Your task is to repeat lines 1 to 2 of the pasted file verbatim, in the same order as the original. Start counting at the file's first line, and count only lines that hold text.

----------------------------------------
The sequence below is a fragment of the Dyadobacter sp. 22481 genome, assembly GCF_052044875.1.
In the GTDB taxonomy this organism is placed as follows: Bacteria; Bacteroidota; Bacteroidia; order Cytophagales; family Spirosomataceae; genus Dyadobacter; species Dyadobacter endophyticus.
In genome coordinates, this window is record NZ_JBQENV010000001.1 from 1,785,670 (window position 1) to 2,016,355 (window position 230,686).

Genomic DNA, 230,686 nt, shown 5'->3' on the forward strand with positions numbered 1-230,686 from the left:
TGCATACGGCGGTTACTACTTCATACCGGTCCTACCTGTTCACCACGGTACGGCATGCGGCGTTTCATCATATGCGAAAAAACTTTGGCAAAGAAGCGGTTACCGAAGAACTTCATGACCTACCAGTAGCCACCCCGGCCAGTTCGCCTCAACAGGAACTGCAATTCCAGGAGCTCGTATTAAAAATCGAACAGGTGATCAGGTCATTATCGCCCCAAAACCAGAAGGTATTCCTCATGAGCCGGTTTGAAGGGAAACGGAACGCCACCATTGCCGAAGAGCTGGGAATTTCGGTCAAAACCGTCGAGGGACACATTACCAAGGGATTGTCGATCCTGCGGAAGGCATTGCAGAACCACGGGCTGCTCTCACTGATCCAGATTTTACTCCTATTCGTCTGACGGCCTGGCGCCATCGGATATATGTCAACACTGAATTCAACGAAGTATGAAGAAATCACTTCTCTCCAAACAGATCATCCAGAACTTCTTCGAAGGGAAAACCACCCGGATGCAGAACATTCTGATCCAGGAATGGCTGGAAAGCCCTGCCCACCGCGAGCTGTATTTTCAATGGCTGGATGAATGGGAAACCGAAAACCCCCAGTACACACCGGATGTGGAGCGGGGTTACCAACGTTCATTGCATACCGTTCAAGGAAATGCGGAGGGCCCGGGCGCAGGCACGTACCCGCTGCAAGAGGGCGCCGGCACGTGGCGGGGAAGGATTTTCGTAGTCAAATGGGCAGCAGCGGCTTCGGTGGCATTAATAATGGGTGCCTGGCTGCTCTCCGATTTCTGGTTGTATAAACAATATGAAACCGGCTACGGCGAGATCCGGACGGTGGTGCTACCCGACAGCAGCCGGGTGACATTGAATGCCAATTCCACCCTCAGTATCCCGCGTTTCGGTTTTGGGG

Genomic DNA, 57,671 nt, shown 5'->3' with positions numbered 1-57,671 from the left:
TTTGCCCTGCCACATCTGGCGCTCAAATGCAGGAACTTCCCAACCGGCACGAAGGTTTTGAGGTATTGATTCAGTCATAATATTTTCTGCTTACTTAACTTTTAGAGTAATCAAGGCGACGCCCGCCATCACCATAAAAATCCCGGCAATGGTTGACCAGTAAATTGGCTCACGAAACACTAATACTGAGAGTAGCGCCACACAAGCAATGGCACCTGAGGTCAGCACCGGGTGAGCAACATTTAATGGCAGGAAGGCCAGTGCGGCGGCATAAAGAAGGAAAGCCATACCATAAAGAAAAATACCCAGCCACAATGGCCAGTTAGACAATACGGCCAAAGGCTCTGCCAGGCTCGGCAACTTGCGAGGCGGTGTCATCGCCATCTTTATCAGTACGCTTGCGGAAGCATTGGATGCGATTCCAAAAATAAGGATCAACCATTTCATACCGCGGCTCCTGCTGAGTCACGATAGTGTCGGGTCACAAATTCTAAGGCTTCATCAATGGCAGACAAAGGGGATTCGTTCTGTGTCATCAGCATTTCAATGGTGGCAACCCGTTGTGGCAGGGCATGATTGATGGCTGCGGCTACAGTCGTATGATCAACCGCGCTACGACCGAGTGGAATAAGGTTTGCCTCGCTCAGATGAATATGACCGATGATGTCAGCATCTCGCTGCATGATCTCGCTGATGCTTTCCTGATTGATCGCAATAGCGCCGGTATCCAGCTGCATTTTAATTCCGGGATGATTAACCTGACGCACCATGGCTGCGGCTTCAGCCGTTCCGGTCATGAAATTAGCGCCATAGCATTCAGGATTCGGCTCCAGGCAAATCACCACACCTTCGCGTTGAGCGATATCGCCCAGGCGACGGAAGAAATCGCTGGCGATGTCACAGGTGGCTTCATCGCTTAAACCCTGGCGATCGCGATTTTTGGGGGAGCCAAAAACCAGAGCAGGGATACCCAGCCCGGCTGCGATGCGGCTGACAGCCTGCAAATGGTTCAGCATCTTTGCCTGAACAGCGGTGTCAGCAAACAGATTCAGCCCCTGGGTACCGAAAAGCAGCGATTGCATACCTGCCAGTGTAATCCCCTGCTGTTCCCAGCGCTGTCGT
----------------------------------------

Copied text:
The sequence below is a fragment of the Dyadobacter sp. 22481 genome, assembly GCF_052044875.1.
In the GTDB taxonomy this organism is placed as follows: Bacteria; Bacteroidota; Bacteroidia; order Cytophagales; family Spirosomataceae; genus Dyadobacter; species Dyadobacter endophyticus.